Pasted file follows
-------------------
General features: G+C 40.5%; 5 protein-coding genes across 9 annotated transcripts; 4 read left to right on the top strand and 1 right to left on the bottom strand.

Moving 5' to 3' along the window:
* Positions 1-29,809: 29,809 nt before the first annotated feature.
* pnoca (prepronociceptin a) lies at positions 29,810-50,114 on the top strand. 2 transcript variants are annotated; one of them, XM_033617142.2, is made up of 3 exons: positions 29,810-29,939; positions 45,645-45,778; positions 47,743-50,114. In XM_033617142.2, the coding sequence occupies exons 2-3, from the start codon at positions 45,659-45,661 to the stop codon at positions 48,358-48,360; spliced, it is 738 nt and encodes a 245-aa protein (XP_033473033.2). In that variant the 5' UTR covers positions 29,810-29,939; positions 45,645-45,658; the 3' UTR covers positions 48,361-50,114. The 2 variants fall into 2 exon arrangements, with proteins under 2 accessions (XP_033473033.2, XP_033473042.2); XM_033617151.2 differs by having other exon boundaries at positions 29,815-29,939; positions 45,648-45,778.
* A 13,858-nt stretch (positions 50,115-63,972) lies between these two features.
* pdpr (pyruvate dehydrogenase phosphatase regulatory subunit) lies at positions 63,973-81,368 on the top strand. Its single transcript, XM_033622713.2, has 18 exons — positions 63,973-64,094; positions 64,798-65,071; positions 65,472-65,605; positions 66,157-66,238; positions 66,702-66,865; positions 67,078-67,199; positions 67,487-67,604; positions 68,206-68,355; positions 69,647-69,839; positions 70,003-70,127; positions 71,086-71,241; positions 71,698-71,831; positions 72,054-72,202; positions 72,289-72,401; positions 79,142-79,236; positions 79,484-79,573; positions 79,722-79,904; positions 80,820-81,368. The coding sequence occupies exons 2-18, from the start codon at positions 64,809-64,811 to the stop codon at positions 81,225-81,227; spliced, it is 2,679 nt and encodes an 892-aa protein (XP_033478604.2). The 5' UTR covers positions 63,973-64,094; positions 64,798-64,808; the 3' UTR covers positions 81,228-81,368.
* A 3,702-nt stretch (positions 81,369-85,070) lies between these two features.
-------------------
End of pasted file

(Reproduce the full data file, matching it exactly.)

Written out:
General features: G+C 40.5%; 5 protein-coding genes across 9 annotated transcripts; 4 read left to right on the top strand and 1 right to left on the bottom strand.

Moving 5' to 3' along the window:
* Positions 1-29,809: 29,809 nt before the first annotated feature.
* pnoca (prepronociceptin a) lies at positions 29,810-50,114 on the top strand. 2 transcript variants are annotated; one of them, XM_033617142.2, is made up of 3 exons: positions 29,810-29,939; positions 45,645-45,778; positions 47,743-50,114. In XM_033617142.2, the coding sequence occupies exons 2-3, from the start codon at positions 45,659-45,661 to the stop codon at positions 48,358-48,360; spliced, it is 738 nt and encodes a 245-aa protein (XP_033473033.2). In that variant the 5' UTR covers positions 29,810-29,939; positions 45,645-45,658; the 3' UTR covers positions 48,361-50,114. The 2 variants fall into 2 exon arrangements, with proteins under 2 accessions (XP_033473033.2, XP_033473042.2); XM_033617151.2 differs by having other exon boundaries at positions 29,815-29,939; positions 45,648-45,778.
* A 13,858-nt stretch (positions 50,115-63,972) lies between these two features.
* pdpr (pyruvate dehydrogenase phosphatase regulatory subunit) lies at positions 63,973-81,368 on the top strand. Its single transcript, XM_033622713.2, has 18 exons — positions 63,973-64,094; positions 64,798-65,071; positions 65,472-65,605; positions 66,157-66,238; positions 66,702-66,865; positions 67,078-67,199; positions 67,487-67,604; positions 68,206-68,355; positions 69,647-69,839; positions 70,003-70,127; positions 71,086-71,241; positions 71,698-71,831; positions 72,054-72,202; positions 72,289-72,401; positions 79,142-79,236; positions 79,484-79,573; positions 79,722-79,904; positions 80,820-81,368. The coding sequence occupies exons 2-18, from the start codon at positions 64,809-64,811 to the stop codon at positions 81,225-81,227; spliced, it is 2,679 nt and encodes an 892-aa protein (XP_033478604.2). The 5' UTR covers positions 63,973-64,094; positions 64,798-64,808; the 3' UTR covers positions 81,228-81,368.
* A 3,702-nt stretch (positions 81,369-85,070) lies between these two features.